The follow-up question would clearly capture data on birth sex where different from gender identity which can be cross-referenced to the gender question to find stats on both cis and trans people. The survey actually captures more accurate data.  I doubt I am the only one who finds the motives of its critics to be little more than a distasteful facade for those intent on stirring up transphobic hysteria.   

Wimmin 26 April 19 10:06

First Q - who the hell completes these surveys? As with the above poster, data and stats are meaningless and open to abuse without the full context. Instead of percentage, I’d like to know the total number of replies and if they can ensure the SRA doesn’t just make it up (like it does everything else)

Anon 26 April 19 10:29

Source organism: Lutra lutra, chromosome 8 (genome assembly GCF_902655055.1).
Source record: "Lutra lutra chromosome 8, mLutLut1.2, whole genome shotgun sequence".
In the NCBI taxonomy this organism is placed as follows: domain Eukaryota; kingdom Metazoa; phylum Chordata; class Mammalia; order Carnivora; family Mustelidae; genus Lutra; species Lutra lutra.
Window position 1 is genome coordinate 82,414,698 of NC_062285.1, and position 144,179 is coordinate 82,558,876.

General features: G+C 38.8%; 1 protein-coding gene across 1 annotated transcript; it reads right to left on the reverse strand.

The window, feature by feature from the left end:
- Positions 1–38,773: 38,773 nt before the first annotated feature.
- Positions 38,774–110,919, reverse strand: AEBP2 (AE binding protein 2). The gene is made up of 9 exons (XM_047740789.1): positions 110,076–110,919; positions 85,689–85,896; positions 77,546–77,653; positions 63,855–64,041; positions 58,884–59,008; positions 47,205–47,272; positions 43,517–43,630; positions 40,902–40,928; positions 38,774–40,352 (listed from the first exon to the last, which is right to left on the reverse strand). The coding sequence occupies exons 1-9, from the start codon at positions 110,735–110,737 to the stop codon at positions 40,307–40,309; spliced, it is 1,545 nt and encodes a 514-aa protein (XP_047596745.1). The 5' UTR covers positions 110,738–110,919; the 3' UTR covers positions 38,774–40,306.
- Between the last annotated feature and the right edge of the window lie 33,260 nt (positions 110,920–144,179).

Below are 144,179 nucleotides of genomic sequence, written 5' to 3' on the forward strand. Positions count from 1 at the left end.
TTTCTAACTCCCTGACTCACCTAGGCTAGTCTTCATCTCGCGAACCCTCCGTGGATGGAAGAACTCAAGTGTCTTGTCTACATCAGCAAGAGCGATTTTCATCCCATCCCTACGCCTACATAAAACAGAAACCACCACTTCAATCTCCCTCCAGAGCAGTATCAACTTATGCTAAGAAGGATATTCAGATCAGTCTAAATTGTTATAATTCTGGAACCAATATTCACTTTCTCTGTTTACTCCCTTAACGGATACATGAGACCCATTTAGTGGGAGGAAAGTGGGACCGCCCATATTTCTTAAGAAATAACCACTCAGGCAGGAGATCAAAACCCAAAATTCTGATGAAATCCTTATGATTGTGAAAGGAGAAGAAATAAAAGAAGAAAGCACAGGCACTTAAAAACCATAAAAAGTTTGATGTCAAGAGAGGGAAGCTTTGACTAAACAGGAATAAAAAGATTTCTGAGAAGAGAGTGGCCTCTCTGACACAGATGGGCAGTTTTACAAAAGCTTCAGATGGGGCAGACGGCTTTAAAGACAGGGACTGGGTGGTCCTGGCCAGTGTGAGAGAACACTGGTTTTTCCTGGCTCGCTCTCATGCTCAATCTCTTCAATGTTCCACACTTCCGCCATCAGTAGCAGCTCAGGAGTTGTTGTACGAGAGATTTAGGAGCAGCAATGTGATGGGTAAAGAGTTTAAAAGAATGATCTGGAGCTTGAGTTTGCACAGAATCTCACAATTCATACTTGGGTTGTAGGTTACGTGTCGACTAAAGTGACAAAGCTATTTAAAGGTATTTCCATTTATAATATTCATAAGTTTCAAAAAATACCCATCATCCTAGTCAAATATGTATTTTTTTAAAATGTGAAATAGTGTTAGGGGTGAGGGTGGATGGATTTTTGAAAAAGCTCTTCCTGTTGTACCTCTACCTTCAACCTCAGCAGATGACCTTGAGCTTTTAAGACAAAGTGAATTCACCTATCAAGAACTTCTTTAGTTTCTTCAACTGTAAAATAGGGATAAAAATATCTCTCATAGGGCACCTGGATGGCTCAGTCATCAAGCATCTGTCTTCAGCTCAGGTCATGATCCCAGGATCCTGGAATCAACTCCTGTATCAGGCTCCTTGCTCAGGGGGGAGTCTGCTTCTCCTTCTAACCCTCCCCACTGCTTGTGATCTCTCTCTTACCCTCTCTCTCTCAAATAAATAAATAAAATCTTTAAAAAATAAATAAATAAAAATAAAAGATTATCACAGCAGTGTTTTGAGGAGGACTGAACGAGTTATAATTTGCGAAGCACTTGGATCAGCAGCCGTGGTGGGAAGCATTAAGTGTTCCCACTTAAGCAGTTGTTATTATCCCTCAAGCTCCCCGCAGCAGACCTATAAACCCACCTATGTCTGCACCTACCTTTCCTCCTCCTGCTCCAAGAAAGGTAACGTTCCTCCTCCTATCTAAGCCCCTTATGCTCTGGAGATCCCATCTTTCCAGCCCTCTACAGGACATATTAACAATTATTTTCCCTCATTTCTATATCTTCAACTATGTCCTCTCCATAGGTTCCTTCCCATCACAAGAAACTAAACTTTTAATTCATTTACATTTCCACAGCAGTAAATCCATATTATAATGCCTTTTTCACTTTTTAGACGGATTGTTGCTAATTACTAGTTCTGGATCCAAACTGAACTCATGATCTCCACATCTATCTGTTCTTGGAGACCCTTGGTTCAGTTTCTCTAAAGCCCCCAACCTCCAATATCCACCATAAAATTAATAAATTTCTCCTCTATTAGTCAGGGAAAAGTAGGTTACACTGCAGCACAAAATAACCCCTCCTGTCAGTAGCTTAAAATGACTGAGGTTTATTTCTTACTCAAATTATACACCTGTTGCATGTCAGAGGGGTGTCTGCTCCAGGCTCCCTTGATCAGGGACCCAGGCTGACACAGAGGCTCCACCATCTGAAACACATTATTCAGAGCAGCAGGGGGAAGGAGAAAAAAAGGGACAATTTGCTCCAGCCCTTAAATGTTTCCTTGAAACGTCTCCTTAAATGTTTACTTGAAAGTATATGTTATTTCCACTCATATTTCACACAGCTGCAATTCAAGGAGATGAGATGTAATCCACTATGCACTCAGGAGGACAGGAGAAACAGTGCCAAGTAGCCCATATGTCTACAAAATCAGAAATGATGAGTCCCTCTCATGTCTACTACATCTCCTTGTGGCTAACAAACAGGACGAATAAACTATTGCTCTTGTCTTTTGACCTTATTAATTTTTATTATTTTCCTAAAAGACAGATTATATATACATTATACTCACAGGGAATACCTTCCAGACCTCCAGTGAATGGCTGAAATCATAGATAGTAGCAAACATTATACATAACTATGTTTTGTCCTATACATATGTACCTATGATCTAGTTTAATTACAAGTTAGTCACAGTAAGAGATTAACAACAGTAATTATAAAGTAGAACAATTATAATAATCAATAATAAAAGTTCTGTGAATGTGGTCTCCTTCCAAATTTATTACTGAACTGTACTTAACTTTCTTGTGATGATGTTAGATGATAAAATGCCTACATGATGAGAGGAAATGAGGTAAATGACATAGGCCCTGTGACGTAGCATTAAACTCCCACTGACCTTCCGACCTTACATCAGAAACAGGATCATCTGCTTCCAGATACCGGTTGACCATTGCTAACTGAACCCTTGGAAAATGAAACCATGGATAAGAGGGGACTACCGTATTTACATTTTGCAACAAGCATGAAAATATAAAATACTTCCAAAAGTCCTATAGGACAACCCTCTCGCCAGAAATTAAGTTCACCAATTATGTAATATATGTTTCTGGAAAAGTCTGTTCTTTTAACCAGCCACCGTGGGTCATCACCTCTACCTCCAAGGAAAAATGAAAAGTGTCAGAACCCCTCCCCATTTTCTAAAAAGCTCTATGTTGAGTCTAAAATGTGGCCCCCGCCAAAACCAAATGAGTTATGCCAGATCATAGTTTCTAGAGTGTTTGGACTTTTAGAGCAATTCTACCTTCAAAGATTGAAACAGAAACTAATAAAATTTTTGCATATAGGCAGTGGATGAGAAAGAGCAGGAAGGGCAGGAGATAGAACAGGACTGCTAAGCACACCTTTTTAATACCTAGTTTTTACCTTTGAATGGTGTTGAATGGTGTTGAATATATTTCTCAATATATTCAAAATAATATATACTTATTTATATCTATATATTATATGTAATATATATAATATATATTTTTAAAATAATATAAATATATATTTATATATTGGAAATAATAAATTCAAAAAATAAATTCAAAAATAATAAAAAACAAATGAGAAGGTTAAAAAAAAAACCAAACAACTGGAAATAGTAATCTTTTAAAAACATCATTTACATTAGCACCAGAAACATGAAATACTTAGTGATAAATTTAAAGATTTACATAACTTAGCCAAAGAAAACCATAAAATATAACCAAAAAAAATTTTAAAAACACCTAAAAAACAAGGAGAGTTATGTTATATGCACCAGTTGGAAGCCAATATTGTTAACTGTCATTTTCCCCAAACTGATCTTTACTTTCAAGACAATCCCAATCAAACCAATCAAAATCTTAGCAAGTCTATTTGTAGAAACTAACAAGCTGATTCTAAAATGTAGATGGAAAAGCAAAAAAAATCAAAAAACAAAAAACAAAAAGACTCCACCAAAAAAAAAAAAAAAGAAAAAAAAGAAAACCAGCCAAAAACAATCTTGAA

Hey Nonny Nonny, the same logic applies to trans-women who don't pass as women or who are not out of the closet. The whole office thinks they are a man and so despite self-identifying as a woman, they don't actually experience the sex discrimination. At the same time i believe women are often discriminated against because they are assumed to be able to get pregnant and go on maternity leave. A trans-woman is unlikely to get pregnant.  

Anonymous 26 April 19 11:07

I disagree that seeking to discuss whether the definition of woman should be changed to include people born with penises is ‘stirring up transphobic hysteria’. That’s a big accusation that threatens to silence what is surely a valid topic for debate.

Gobblepig 26 April 19 11:08

Someone's always going to be faux-offended. Perhaps we should just stop giving these idiots air-time.